He argued that the latter option gave more effective regulation in the long term - shorter, fewer and therefore better discussed principles, rather than multiple detailed regulations, will engender greater consistency of application and legal certainty.
Open forum discussion
The open forum debate ranged over a number of issues. Mr Firoz Cachalia Speaker to the Provincial Legislature in Gauteng, South Africa spoke on their parliamentary system, which was set up in 1994 and is a form of co-operative governance with a mix of unitary and federal features.
One feature of interest was their approach to more effective consultation and public participation. They set up a public participation office with a budget and an education program to overcome obstacles to greater participation and civic responsibility. They also introduced ways to achieve public participation in the committee process. After the introduction of legislation the relevant committee may then run workshops in communities on the content of the policy and Bill. This made for a more meaningful committee stage. A system of petitions, borrowing from the German system and similar to the Scottish model, was introduced with a petitions committee. This has created a cost-effective form of administrative justice and public influence. Any Minister who refuses to respond to a petition is subject to a political penalty.
Members of the NSW Parliament's Regulation Review Committee spoke on its work with reference to undue trespass on personal rights and liberties, effective consultation with interest groups, and achieving commitment to better regulatory quality at departmental level.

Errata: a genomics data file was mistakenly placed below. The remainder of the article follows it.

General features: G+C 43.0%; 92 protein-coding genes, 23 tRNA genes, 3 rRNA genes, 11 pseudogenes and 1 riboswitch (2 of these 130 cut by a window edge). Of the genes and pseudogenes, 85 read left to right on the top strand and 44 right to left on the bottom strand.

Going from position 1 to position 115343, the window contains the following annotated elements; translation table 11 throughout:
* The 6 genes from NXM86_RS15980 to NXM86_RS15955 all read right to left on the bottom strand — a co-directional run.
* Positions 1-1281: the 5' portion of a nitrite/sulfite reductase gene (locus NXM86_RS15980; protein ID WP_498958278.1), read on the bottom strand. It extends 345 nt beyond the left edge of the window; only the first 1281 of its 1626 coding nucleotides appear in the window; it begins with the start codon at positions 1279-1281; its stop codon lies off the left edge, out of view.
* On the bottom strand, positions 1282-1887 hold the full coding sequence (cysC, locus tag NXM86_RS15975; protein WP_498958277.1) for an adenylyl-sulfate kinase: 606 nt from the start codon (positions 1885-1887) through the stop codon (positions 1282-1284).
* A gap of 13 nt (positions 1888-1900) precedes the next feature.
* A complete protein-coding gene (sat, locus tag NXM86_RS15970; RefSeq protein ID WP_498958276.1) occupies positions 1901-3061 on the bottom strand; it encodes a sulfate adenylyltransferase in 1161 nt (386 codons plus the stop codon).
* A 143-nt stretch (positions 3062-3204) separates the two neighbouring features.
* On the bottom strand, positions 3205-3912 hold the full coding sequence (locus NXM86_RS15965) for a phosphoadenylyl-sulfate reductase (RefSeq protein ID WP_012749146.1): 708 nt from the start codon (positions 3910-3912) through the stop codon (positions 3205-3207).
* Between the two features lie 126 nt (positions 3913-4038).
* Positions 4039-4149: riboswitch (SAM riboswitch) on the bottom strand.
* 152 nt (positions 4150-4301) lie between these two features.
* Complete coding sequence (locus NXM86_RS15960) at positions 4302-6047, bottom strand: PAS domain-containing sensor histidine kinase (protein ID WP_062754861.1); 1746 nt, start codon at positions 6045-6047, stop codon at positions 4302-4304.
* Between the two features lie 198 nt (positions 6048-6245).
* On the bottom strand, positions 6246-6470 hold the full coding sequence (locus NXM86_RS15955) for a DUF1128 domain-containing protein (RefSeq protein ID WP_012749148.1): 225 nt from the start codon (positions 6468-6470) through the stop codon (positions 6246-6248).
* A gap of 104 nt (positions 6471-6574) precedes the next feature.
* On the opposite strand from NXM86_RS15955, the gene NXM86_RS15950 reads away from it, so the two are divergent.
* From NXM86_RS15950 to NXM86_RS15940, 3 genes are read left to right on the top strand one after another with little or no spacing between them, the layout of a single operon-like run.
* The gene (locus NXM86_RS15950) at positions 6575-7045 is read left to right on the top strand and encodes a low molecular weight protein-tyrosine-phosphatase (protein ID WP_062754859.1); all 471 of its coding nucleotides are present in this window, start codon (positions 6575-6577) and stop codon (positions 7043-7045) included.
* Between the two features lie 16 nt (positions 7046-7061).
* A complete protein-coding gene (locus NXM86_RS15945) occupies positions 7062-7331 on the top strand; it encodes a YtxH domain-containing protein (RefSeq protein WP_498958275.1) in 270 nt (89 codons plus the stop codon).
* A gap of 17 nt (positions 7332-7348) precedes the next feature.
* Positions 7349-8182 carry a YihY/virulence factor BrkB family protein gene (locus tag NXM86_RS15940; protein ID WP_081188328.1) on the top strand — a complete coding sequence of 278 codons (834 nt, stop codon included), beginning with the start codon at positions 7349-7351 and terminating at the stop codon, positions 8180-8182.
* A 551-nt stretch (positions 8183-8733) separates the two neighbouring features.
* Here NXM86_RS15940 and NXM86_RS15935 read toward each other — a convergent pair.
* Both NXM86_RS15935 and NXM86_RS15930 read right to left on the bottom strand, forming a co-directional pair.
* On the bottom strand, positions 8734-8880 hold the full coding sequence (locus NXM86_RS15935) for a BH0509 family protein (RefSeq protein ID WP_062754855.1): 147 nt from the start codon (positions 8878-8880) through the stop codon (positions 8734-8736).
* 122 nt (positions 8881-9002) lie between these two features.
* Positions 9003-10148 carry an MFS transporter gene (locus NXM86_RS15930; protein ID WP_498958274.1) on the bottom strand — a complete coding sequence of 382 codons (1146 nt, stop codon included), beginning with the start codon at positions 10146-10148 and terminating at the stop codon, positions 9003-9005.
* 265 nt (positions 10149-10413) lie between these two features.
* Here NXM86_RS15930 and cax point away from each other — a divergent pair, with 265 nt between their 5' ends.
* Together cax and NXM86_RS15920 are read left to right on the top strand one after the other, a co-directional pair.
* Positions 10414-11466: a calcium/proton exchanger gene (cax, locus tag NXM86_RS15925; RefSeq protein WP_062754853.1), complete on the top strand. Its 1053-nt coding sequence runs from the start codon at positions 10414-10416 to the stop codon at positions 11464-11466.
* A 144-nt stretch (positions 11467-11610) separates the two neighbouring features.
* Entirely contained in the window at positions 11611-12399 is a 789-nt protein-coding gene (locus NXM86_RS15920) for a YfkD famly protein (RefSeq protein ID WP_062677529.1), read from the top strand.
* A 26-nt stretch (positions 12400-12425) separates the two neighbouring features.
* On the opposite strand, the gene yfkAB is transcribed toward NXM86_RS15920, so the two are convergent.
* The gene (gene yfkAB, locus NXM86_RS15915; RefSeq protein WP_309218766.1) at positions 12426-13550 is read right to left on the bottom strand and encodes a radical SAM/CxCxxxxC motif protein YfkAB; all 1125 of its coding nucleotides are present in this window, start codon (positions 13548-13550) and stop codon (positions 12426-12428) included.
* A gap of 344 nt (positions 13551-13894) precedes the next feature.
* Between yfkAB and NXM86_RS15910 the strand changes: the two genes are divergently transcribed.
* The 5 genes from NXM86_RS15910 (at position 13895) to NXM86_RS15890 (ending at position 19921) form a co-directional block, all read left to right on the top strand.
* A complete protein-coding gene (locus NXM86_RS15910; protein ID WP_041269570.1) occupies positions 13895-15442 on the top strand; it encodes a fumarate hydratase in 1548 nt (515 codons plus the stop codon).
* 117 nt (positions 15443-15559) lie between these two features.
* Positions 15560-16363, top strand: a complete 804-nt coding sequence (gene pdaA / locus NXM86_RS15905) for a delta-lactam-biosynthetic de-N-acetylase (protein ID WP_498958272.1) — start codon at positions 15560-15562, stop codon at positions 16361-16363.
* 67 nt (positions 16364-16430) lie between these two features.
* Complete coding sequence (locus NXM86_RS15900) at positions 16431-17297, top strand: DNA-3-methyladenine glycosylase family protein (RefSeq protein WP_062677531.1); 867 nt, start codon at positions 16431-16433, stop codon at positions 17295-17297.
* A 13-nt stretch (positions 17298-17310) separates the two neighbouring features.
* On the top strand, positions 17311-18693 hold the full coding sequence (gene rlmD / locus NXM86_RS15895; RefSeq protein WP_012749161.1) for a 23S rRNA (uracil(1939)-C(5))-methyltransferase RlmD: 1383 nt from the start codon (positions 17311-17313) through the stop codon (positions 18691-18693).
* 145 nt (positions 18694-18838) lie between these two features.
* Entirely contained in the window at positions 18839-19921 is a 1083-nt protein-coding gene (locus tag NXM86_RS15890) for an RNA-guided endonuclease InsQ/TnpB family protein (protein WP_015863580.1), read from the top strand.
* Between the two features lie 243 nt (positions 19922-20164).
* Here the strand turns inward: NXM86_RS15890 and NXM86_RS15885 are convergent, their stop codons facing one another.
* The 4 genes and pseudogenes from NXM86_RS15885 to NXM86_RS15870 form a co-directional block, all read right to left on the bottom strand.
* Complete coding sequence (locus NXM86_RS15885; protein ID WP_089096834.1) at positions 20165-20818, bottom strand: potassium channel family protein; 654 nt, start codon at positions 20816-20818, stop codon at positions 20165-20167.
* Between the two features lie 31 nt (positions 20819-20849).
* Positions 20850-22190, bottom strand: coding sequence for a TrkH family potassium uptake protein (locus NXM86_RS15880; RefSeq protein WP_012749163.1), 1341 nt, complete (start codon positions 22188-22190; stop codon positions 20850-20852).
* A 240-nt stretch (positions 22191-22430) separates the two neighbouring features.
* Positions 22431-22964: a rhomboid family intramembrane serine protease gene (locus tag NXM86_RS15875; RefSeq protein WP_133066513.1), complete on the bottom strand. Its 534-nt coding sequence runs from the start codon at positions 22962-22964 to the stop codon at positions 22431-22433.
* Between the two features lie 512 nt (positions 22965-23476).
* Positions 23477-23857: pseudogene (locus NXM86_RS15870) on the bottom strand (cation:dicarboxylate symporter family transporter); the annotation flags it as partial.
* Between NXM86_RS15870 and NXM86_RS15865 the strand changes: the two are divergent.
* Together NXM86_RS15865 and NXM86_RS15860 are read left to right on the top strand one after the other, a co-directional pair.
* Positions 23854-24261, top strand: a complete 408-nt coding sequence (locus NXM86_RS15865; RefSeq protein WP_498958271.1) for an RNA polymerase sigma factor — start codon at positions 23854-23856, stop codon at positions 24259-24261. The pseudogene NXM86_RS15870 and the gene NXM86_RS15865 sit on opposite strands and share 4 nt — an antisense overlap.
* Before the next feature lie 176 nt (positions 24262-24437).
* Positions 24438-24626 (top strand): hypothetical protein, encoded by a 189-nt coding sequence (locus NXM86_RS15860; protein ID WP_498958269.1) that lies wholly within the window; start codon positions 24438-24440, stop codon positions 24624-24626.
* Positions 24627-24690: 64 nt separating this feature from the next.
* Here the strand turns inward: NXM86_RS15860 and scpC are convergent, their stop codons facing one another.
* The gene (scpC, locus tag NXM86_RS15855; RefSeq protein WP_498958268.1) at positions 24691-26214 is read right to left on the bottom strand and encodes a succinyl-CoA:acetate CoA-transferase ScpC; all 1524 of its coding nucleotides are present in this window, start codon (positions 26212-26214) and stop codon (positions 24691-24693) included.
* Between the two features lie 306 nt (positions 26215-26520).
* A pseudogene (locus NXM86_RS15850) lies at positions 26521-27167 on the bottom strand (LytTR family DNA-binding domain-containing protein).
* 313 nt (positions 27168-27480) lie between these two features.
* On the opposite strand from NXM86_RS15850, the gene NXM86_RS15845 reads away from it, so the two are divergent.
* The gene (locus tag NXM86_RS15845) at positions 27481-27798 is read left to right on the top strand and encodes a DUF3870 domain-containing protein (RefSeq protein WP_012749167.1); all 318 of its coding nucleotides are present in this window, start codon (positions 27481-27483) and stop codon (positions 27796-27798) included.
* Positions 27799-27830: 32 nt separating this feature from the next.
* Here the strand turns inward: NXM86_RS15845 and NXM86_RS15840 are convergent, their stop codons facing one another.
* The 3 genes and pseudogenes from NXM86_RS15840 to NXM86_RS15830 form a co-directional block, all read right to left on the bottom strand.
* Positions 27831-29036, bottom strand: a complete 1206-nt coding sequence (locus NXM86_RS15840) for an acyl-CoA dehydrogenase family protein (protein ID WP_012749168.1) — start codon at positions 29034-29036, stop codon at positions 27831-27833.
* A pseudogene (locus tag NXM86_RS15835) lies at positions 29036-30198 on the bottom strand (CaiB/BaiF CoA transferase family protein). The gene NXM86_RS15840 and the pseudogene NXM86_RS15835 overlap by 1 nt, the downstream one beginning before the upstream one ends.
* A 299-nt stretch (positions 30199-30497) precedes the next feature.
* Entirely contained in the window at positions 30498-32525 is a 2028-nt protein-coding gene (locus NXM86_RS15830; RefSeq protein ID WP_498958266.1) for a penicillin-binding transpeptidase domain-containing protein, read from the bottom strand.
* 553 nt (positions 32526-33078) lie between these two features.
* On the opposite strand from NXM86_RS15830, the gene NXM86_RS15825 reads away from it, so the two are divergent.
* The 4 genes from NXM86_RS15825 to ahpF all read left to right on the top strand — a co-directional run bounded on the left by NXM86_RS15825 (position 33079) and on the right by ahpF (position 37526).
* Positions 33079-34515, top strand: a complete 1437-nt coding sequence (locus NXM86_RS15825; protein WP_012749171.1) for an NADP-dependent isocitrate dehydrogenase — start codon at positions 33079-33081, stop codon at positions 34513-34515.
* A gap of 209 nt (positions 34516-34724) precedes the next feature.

The Hon. Malcolm Jones spoke on the Australian Senate Scrutiny of Bills Committee, which examines legislation under the principles of whether it:
The Committee issues an alert digest, which warns of any Bills that impinge on these principles. Other participants outlined their own experiences of regulatory review.
Scrutiny of legislation as an aspect of constitutional supremacy - the Indian experience: Mr Chandra Gowda, Minister for Law and Parliamentary Affairs in the State Government of Karnataka, India, spoke about the scrutiny of legislation and the issue of constitutional supremacy, as set against the backdrop of Indian political history. He explained that the supremacy of Parliament and the procedure for amending constitutional law has been at the centre of legal controversy in India.
Mr Gawda pointed to the influence that the Westminster Parliament and the development of government in the United States of America have had on Indian parliamentary life. He compared the concept of parliamentary supremacy with the role of the United States Supreme Court and its powers of judicial review of legislation. He went on to talk about the development of the Indian constitution and parliamentary system of governance within a federal State. Unlike the UK or USA the allocation of responsibilities between the elected Parliament and the judiciary, which is the custodian of civil liberties, appeared to have remained indeterminate in India. A case history was given of the tensions between the judiciary and Parliament with respect to the judiciary's duty to uphold the Constitution and its authority to rule on the constitutional boundaries of legislation, and the restraints placed on the power of Parliament.
Mr David Simeon, concluded by commenting on the fiscal accountability of the Executive to the Indian Legislature. A new committee system was introduced in the Karnataka Legislature in 1994 in order to remedy the lack of detailed scrutiny of budgetary proposals that had previously existed. The Committees were charged with financial, policy, and legislative scrutiny duties but the committee system was abolished in 1998 due to the inability of committees to fulfil their function effectively in the face of administrative pressures and a lack of understanding of their role. Committees were reconstituted in 2001.
Regulatory reform - a Welsh perspective